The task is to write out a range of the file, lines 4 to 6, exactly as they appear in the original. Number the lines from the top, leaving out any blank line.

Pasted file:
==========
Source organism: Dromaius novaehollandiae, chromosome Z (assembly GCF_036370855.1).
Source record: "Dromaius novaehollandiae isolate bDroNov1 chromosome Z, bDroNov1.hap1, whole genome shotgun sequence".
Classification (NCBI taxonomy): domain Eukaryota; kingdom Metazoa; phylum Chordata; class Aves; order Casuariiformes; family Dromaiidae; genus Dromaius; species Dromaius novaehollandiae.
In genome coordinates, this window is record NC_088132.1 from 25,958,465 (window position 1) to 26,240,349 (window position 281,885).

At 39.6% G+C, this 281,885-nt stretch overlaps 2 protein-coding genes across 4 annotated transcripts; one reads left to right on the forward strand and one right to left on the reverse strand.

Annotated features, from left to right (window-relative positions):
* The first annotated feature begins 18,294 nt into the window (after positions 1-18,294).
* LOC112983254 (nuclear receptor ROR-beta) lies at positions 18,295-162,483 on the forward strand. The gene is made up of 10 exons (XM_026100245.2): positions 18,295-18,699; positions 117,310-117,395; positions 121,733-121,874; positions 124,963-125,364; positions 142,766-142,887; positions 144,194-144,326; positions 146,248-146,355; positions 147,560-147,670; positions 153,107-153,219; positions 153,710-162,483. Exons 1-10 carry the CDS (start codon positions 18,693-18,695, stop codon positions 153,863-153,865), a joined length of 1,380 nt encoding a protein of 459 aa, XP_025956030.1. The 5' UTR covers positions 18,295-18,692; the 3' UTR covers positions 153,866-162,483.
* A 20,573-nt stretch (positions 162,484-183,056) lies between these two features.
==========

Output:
In genome coordinates, this window is record NC_088132.1 from 25,958,465 (window position 1) to 26,240,349 (window position 281,885).

At 39.6% G+C, this 281,885-nt stretch overlaps 2 protein-coding genes across 4 annotated transcripts; one reads left to right on the forward strand and one right to left on the reverse strand.

Annotated features, from left to right (window-relative positions):